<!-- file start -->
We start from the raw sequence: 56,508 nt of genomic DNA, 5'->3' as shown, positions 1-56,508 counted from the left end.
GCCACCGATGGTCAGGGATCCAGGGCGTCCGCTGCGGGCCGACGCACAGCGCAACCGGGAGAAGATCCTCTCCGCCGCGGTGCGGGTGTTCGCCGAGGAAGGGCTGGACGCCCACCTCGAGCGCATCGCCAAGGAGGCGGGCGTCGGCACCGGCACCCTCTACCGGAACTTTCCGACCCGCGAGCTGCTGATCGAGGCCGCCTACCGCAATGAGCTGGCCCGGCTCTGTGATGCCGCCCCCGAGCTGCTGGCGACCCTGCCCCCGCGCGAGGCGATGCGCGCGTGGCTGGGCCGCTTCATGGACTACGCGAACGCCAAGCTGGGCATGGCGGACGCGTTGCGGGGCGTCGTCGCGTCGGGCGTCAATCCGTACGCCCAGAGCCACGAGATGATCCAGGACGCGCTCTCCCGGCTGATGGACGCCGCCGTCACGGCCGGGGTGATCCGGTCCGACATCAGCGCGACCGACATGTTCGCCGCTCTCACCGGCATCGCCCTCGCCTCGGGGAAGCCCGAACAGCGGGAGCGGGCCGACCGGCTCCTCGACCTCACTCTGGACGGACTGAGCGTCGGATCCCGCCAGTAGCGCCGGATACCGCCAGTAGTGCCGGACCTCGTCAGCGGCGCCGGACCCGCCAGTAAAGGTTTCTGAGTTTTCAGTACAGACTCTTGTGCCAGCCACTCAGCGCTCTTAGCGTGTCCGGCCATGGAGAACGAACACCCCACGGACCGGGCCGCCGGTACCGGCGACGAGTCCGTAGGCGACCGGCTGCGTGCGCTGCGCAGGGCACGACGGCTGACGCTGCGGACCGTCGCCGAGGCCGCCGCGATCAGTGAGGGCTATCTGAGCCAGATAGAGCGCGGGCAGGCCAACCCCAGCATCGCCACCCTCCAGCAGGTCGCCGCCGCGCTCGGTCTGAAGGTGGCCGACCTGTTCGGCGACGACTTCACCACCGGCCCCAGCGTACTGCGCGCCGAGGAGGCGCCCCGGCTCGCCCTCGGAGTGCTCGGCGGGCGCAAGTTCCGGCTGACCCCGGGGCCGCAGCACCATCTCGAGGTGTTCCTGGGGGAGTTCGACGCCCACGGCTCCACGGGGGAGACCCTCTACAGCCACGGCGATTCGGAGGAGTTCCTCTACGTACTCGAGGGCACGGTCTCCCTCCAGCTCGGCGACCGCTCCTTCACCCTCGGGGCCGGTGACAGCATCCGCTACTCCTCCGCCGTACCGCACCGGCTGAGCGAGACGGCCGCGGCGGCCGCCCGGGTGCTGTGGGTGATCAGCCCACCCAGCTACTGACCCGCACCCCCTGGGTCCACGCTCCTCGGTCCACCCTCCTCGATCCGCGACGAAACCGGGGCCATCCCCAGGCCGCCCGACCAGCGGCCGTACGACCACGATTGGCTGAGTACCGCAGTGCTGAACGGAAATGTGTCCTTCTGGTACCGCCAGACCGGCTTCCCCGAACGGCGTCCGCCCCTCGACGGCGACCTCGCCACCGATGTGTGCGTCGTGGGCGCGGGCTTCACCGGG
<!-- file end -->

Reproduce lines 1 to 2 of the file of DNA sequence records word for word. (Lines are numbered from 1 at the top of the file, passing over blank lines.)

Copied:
We start from the raw sequence: 56,508 nt of genomic DNA, 5'->3' as shown, positions 1-56,508 counted from the left end.
GCCACCGATGGTCAGGGATCCAGGGCGTCCGCTGCGGGCCGACGCACAGCGCAACCGGGAGAAGATCCTCTCCGCCGCGGTGCGGGTGTTCGCCGAGGAAGGGCTGGACGCCCACCTCGAGCGCATCGCCAAGGAGGCGGGCGTCGGCACCGGCACCCTCTACCGGAACTTTCCGACCCGCGAGCTGCTGATCGAGGCCGCCTACCGCAATGAGCTGGCCCGGCTCTGTGATGCCGCCCCCGAGCTGCTGGCGACCCTGCCCCCGCGCGAGGCGATGCGCGCGTGGCTGGGCCGCTTCATGGACTACGCGAACGCCAAGCTGGGCATGGCGGACGCGTTGCGGGGCGTCGTCGCGTCGGGCGTCAATCCGTACGCCCAGAGCCACGAGATGATCCAGGACGCGCTCTCCCGGCTGATGGACGCCGCCGTCACGGCCGGGGTGATCCGGTCCGACATCAGCGCGACCGACATGTTCGCCGCTCTCACCGGCATCGCCCTCGCCTCGGGGAAGCCCGAACAGCGGGAGCGGGCCGACCGGCTCCTCGACCTCACTCTGGACGGACTGAGCGTCGGATCCCGCCAGTAGCGCCGGATACCGCCAGTAGTGCCGGACCTCGTCAGCGGCGCCGGACCCGCCAGTAAAGGTTTCTGAGTTTTCAGTACAGACTCTTGTGCCAGCCACTCAGCGCTCTTAGCGTGTCCGGCCATGGAGAACGAACACCCCACGGACCGGGCCGCCGGTACCGGCGACGAGTCCGTAGGCGACCGGCTGCGTGCGCTGCGCAGGGCACGACGGCTGACGCTGCGGACCGTCGCCGAGGCCGCCGCGATCAGTGAGGGCTATCTGAGCCAGATAGAGCGCGGGCAGGCCAACCCCAGCATCGCCACCCTCCAGCAGGTCGCCGCCGCGCTCGGTCTGAAGGTGGCCGACCTGTTCGGCGACGACTTCACCACCGGCCCCAGCGTACTGCGCGCCGAGGAGGCGCCCCGGCTCGCCCTCGGAGTGCTCGGCGGGCGCAAGTTCCGGCTGACCCCGGGGCCGCAGCACCATCTCGAGGTGTTCCTGGGGGAGTTCGACGCCCACGGCTCCACGGGGGAGACCCTCTACAGCCACGGCGATTCGGAGGAGTTCCTCTACGTACTCGAGGGCACGGTCTCCCTCCAGCTCGGCGACCGCTCCTTCACCCTCGGGGCCGGTGACAGCATCCGCTACTCCTCCGCCGTACCGCACCGGCTGAGCGAGACGGCCGCGGCGGCCGCCCGGGTGCTGTGGGTGATCAGCCCACCCAGCTACTGACCCGCACCCCCTGGGTCCACGCTCCTCGGTCCACCCTCCTCGATCCGCGACGAAACCGGGGCCATCCCCAGGCCGCCCGACCAGCGGCCGTACGACCACGATTGGCTGAGTACCGCAGTGCTGAACGGAAATGTGTCCTTCTGGTACCGCCAGACCGGCTTCCCCGAACGGCGTCCGCCCCTCGACGGCGACCTCGCCACCGATGTGTGCGTCGTGGGCGCGGGCTTCACCGGG